The Royal Academy of Engineering has called for profession-wide culture change and regular benchmarking of progress in order to create a truly inclusive culture within the UK engineering profession. The initiative follows the publication of a unique survey of workplace cultures which shows that inclusion benefits all engineers, but there are some discrepancies between experiences of inclusiveness at work.
According to the survey, the first to measure workplace culture in engineering, UK engineers are described by their own peers as good at problem solving, safety-conscious, proud, loyal, team-oriented and flexible. However, many engineers describe their culture as friendly but impersonal, with a strong attachment to tradition and offering too little support in relation to career development.
Over 7,000 UK engineers responded to the survey. Results published today in a report called Creating cultures where all engineers thrive show that some 77% of those surveyed said they like their job ‘most or all of the time’, and 82% would recommend engineering as a great career choice to family and friends. Only 3% of respondents are planning to leave the profession permanently (for reasons other than retirement) in the next 12 months.
Those who took part saw the benefits of working in an inclusive profession, with 80% of those surveyed saying that feeling included at work increased their motivation and 68% saying it increased their overall performance.
Read the report: Creating cultures where all engineers thrive (4.45 MB)
However, the survey found that gender and ethnicity make a significant difference to how engineers perceive the culture of their profession. Being in a minority in engineering gives women and black and minority ethnic (BAME) engineers a consistently different perspective on its culture. Male (82%) engineers were significantly more likely than their female (43%) colleagues to say their gender is irrelevant to how they are perceived at work. BAME (85%) engineers were more likely than their white (58%) colleagues to report that assumptions are made about them based on their ethnicity or nationality.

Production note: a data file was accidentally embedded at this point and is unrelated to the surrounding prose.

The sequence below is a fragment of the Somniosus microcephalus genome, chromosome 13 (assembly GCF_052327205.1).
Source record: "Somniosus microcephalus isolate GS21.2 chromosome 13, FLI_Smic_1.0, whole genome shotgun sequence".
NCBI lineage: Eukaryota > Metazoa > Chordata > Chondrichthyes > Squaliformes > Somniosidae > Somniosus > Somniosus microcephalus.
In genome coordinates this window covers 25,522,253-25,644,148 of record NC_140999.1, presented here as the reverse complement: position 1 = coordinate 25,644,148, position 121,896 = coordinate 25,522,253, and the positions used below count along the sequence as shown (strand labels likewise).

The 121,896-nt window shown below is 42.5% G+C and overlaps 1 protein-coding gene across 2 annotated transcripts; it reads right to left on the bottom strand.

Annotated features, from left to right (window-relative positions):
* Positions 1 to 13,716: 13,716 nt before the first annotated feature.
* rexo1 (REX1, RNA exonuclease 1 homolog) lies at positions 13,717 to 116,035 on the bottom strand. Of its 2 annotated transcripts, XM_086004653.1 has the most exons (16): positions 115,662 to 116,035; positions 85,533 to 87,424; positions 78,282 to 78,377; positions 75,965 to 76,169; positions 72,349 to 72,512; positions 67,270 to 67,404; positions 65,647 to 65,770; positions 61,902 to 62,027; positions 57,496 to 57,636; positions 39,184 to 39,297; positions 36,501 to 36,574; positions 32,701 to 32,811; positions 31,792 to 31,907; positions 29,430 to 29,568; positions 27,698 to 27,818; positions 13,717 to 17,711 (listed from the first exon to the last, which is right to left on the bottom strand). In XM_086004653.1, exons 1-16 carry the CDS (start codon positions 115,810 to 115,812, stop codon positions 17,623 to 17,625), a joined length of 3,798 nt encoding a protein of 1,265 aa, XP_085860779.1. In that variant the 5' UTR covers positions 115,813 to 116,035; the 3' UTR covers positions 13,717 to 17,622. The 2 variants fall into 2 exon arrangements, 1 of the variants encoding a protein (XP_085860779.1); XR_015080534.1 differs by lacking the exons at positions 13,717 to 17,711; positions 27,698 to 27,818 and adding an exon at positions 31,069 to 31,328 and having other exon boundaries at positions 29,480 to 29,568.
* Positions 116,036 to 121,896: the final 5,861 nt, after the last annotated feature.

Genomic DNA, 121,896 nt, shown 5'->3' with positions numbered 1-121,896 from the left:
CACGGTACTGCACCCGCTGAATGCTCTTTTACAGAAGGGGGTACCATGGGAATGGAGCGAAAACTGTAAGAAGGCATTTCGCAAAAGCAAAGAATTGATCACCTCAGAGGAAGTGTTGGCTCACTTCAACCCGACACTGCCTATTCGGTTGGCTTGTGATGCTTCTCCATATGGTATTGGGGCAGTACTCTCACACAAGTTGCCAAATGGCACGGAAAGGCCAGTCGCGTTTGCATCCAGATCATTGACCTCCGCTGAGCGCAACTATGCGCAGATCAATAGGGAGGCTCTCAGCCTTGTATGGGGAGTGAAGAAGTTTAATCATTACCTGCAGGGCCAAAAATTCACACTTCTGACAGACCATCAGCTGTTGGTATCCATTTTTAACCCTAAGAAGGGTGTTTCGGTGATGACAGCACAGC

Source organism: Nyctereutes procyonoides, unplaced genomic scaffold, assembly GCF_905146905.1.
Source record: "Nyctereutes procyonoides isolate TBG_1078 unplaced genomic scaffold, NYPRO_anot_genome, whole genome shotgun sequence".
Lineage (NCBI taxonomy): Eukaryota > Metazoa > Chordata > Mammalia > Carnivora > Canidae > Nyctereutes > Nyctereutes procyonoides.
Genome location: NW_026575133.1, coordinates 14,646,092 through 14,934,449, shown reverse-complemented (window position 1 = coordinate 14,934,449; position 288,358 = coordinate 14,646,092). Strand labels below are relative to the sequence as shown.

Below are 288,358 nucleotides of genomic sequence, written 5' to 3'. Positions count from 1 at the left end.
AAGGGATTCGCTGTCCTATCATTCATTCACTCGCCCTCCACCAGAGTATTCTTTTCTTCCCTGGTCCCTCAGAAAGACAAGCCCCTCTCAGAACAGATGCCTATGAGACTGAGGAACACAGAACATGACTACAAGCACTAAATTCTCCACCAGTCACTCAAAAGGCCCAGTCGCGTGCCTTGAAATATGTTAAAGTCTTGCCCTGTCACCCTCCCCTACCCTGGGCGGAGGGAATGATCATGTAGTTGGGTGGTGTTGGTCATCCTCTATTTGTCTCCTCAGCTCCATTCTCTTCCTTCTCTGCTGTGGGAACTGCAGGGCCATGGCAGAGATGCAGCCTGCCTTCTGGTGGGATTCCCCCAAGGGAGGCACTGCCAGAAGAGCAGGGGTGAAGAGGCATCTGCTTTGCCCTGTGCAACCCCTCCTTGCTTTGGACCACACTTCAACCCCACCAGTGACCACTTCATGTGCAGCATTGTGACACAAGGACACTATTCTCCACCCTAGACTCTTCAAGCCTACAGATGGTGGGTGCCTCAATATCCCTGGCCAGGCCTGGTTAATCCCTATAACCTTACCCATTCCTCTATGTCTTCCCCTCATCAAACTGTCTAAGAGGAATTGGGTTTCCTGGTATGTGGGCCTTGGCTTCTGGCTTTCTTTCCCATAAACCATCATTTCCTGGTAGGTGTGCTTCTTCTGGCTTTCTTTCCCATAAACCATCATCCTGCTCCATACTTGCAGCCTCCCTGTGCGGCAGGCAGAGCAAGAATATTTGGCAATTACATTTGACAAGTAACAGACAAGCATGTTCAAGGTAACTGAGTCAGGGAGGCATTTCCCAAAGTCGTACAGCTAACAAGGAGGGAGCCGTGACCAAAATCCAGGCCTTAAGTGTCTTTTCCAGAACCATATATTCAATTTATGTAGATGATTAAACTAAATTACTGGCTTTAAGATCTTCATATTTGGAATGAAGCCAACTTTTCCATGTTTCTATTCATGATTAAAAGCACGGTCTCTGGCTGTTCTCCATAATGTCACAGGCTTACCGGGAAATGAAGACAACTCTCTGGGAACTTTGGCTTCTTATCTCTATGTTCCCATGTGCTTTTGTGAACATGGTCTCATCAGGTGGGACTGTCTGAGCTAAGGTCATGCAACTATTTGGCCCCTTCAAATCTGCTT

BAME (72%) and female engineers (80%) also feel less able to be open about their lives outside work than white (85%) and male (85%) engineers. BAME (72%) and female (72%) engineers are also less likely to speak up on inappropriate behaviour, than their white (83%) and male (84%) colleagues.
Creating cultures where all engineers thrive identifies seven indicators of inclusion: openness, respect, relationships, career development support, flexibility, leadership and diversity. Creating a more inclusive culture will require targeted interventions for women and BAME engineers, and the 1 in 5 white male engineers who also reported feeling less included. It will mean taking action across each of these indicators, and measuring and monitoring progress towards a more inclusive future for all. The survey provides a- baseline against which to measure future progress.
The research also gathered information on the extent of inclusion amongst lesbian, gay bisexual and disabled engineers, as well as from engineers with different religions and belief or none. Results from this will be published later this year.
In the foreword to the report, the Rt Hon Greg Clark MP, Secretary of State for Business, Energy and Industrial Strategy, says: “Equality of opportunity is a critical part of a modern Industrial Strategy, and the progress this report calls for is essential if we are to maximise the potential of the UK’s engineering sector to drive productivity and continue to secure our leading position in the global marketplace.”
Loraine Martins MBE FRSA, Director of Diversity and Inclusion, Network Rail, a member of the steering group overseeing the survey, says: “With only 9% of UK engineers being women and only 6% coming from a black, Asian or minority ethnic background, we clearly need to do more to improve diversity in the engineering profession. This will require a significant culture change, if our vision of an inclusive profession that is welcoming, respectful and supports career development for everyone, is to be realised.”
Allan Cook CBE FREng, Vice President of the Royal Academy of Engineering, says: “We can take many positives from this extensive survey. UK engineers are highly focused on delivering the best solutions to challenges which exist in their demanding jobs and this problem-solving expertise can be applied to improving diversity and inclusion. Engineers recognise the benefits of working in an inclusive environment and acknowledge that we need to work harder to drive change. The Academy’s Diversity and Inclusion programme has been set up do exactly this task.”